language: eng
source:
identifier: ISSN: 1759-0833
fulltext: no_fulltext
issn:
  • 1759-0833
  • 1759-0841
url: Link


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descriptionPurpose – The purpose of this study is to propose a halal cluster concept to better organise production and trade of halal food. Design/methodology/approach – This paper builds further on previous work published in the Journal of Islamic Marketing on halal food supply chains and value chains. A cluster analysis is conducted on the Malaysia and Dubai halal cluster to provide a better understanding of their halal cluster models and sustainability. Findings – Food production and trade has been described as the weak link in the halal value chain. To guarantee availability of and access to halal food, a new paradigm is required in better organising the production and trade of halal food through halal clusters. A halal cluster model is proposed based on five pillars, namely, Muslim consumer, education and research, halal integrity network, halal supply chain and enablers. Research limitations/implications – This conceptual paper proposes a halal cluster model to scale up the production of halal food for the world. However, more empirical research on halal purchasing, halal network development, halal trade and halal parks is needed to support the development of these halal clusters. Practical implications – To better address today’s issues in the halal industries (ingredients, certification, logistics, etc.), there are evident benefits of producing in strong halal clusters, hereby providing easy access to halal ingredients and access to attractive Muslim markets. Originality/value – As halal is going through an evolution, towards a halal supply chain and value chain, new business models are required. It is the first study investigating halal clusters.
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subjectCompetition ; Competitive advantage ; Cosmetics ; Food products ; Food security ; Food supply ; Halal food ; Islamic financing ; Logistics ; Manufacturing ; Marketing ; Marketing strategy/methods ; Muslims ; Productivity ; Standards ; Studies ; Value chain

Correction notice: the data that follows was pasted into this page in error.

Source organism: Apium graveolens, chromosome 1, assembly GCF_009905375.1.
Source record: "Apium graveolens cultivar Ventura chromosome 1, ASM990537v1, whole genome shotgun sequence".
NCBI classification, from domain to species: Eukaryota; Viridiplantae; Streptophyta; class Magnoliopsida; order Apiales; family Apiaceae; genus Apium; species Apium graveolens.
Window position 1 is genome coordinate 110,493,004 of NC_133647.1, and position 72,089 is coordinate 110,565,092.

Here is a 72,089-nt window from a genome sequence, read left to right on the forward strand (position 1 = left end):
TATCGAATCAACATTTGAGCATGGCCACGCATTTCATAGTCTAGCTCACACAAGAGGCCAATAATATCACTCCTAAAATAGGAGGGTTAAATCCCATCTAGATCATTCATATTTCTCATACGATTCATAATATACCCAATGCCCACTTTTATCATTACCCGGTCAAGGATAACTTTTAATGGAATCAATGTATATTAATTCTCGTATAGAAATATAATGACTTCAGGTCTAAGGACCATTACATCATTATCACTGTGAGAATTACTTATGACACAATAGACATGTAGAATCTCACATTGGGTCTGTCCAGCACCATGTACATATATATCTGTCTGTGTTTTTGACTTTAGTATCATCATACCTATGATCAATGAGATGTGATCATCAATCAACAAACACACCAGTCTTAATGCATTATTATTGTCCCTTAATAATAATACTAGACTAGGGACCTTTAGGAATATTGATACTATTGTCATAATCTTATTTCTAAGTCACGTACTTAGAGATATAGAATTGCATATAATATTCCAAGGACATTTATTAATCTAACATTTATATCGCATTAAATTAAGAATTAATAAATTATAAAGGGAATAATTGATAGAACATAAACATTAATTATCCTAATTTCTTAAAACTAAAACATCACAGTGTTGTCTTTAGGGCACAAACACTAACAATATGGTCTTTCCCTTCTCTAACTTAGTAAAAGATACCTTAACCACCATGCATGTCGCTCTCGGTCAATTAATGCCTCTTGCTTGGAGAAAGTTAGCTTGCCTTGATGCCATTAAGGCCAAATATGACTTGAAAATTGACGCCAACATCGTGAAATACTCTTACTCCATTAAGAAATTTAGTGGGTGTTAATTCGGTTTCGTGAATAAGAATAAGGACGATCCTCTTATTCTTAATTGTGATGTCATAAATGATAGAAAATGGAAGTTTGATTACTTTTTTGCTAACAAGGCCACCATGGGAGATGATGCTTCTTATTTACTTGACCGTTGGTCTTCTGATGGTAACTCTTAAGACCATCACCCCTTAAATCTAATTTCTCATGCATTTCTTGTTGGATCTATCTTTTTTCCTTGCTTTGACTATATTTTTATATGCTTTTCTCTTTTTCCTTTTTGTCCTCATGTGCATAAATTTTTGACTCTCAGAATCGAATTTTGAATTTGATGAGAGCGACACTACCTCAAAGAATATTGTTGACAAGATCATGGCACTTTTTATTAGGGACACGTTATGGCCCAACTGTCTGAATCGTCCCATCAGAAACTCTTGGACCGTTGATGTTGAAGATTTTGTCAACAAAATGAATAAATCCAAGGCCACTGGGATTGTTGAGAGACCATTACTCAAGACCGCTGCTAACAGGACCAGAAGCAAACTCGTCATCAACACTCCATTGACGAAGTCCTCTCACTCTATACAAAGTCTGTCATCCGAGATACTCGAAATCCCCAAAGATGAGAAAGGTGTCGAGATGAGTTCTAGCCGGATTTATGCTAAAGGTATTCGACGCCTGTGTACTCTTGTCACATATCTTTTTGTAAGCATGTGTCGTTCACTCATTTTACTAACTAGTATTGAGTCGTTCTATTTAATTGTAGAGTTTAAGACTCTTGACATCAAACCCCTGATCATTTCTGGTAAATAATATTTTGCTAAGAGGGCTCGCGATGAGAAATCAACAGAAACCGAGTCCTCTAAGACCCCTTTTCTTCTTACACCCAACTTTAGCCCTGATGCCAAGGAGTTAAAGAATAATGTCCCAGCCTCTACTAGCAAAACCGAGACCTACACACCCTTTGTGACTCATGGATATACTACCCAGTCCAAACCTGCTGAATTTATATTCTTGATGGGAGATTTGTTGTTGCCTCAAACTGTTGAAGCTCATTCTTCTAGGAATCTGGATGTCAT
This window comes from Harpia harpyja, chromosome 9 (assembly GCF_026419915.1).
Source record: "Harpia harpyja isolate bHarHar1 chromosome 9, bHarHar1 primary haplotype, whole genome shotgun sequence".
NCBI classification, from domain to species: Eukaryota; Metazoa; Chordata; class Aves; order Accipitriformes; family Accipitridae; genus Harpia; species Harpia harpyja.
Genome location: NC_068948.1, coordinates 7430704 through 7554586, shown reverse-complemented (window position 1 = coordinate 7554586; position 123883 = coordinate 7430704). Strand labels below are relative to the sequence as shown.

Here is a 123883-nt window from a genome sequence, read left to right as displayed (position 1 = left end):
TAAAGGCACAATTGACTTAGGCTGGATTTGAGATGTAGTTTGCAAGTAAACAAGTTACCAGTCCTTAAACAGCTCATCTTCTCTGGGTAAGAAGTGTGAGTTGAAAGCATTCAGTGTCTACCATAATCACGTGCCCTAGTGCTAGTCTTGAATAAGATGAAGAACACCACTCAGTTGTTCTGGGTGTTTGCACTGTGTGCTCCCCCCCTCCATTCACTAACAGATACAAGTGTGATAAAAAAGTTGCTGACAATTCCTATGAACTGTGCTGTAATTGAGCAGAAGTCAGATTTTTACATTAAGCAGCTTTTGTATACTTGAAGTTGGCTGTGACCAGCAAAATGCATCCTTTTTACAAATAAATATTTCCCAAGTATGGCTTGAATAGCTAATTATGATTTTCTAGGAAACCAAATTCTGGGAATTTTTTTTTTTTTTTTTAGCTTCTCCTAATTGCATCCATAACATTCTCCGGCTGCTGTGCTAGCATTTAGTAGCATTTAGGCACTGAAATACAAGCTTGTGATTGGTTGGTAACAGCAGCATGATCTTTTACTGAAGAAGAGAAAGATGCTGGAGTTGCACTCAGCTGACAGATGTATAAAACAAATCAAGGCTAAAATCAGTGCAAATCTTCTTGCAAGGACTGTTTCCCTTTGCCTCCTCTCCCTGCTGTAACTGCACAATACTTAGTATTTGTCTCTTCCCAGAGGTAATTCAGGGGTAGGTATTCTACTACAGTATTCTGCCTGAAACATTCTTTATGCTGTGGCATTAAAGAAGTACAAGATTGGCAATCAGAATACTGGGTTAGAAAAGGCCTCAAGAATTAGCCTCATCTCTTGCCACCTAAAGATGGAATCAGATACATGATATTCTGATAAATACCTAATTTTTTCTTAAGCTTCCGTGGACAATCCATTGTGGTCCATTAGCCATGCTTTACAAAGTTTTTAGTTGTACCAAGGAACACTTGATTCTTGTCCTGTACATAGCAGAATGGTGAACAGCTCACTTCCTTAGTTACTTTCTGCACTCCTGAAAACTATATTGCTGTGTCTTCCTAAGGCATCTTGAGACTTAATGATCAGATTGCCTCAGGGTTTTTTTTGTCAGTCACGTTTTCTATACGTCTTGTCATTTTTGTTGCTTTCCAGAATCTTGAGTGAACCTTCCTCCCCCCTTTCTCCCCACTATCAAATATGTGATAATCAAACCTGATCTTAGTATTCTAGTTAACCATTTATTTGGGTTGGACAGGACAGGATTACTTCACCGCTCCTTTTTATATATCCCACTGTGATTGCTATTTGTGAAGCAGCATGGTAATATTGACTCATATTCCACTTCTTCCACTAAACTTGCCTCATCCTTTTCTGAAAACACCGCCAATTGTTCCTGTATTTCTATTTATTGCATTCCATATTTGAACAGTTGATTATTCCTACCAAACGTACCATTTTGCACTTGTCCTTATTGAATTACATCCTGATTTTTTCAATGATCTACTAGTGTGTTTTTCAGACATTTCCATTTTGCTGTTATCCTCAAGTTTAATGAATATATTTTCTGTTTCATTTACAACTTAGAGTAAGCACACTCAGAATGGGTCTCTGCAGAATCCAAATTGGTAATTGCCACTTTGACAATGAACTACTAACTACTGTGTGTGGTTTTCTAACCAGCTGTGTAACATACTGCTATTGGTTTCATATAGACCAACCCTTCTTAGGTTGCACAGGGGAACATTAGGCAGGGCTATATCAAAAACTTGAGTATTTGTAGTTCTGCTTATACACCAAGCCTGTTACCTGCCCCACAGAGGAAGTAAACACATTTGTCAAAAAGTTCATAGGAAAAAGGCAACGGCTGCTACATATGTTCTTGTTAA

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abstractPurpose – The purpose of this study is to propose a halal cluster concept to better organise production and trade of halal food. Design/methodology/approach – This paper builds further on previous work published in the Journal of Islamic Marketing on halal food supply chains and value chains. A cluster analysis is conducted on the Malaysia and Dubai halal cluster to provide a better understanding of their halal cluster models and sustainability. Findings – Food production and trade has been described as the weak link in the halal value chain. To guarantee availability of and access to halal food, a new paradigm is required in better organising the production and trade of halal food through halal clusters. A halal cluster model is proposed based on five pillars, namely, Muslim consumer, education and research, halal integrity network, halal supply chain and enablers. Research limitations/implications – This conceptual paper proposes a halal cluster model to scale up the production of halal food for the world. However, more empirical research on halal purchasing, halal network development, halal trade and halal parks is needed to support the development of these halal clusters. Practical implications – To better address today’s issues in the halal industries (ingredients, certification, logistics, etc.), there are evident benefits of producing in strong halal clusters, hereby providing easy access to halal ingredients and access to attractive Muslim markets. Originality/value – As halal is going through an evolution, towards a halal supply chain and value chain, new business models are required. It is the first study investigating halal clusters.